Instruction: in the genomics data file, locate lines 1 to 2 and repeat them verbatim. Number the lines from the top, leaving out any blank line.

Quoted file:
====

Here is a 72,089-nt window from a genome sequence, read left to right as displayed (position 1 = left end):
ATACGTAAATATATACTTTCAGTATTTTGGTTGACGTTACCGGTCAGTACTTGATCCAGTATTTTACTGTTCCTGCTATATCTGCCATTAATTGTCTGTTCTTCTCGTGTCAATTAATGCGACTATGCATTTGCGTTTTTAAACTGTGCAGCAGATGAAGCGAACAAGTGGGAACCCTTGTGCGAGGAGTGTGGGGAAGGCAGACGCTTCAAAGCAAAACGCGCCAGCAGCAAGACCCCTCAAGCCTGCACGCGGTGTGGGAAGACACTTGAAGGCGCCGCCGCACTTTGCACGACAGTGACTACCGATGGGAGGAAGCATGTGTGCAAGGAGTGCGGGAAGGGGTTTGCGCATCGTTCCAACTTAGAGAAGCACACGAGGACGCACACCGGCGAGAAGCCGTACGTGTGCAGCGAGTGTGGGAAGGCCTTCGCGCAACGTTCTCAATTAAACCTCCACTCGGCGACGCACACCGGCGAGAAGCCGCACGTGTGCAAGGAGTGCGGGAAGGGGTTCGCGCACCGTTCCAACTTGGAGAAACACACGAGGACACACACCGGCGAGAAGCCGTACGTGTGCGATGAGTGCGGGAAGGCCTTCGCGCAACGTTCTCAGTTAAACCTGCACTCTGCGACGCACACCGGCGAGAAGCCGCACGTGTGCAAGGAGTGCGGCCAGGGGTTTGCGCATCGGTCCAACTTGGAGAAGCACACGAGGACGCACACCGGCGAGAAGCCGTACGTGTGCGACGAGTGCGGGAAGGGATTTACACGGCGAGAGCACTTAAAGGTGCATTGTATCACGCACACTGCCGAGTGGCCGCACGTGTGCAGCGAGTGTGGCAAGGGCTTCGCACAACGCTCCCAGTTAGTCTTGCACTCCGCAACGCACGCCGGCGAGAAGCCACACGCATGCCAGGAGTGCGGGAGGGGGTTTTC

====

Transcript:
Here is a 72,089-nt window from a genome sequence, read left to right as displayed (position 1 = left end):
ATACGTAAATATATACTTTCAGTATTTTGGTTGACGTTACCGGTCAGTACTTGATCCAGTATTTTACTGTTCCTGCTATATCTGCCATTAATTGTCTGTTCTTCTCGTGTCAATTAATGCGACTATGCATTTGCGTTTTTAAACTGTGCAGCAGATGAAGCGAACAAGTGGGAACCCTTGTGCGAGGAGTGTGGGGAAGGCAGACGCTTCAAAGCAAAACGCGCCAGCAGCAAGACCCCTCAAGCCTGCACGCGGTGTGGGAAGACACTTGAAGGCGCCGCCGCACTTTGCACGACAGTGACTACCGATGGGAGGAAGCATGTGTGCAAGGAGTGCGGGAAGGGGTTTGCGCATCGTTCCAACTTAGAGAAGCACACGAGGACGCACACCGGCGAGAAGCCGTACGTGTGCAGCGAGTGTGGGAAGGCCTTCGCGCAACGTTCTCAATTAAACCTCCACTCGGCGACGCACACCGGCGAGAAGCCGCACGTGTGCAAGGAGTGCGGGAAGGGGTTCGCGCACCGTTCCAACTTGGAGAAACACACGAGGACACACACCGGCGAGAAGCCGTACGTGTGCGATGAGTGCGGGAAGGCCTTCGCGCAACGTTCTCAGTTAAACCTGCACTCTGCGACGCACACCGGCGAGAAGCCGCACGTGTGCAAGGAGTGCGGCCAGGGGTTTGCGCATCGGTCCAACTTGGAGAAGCACACGAGGACGCACACCGGCGAGAAGCCGTACGTGTGCGACGAGTGCGGGAAGGGATTTACACGGCGAGAGCACTTAAAGGTGCATTGTATCACGCACACTGCCGAGTGGCCGCACGTGTGCAGCGAGTGTGGCAAGGGCTTCGCACAACGCTCCCAGTTAGTCTTGCACTCCGCAACGCACGCCGGCGAGAAGCCACACGCATGCCAGGAGTGCGGGAGGGGGTTTTC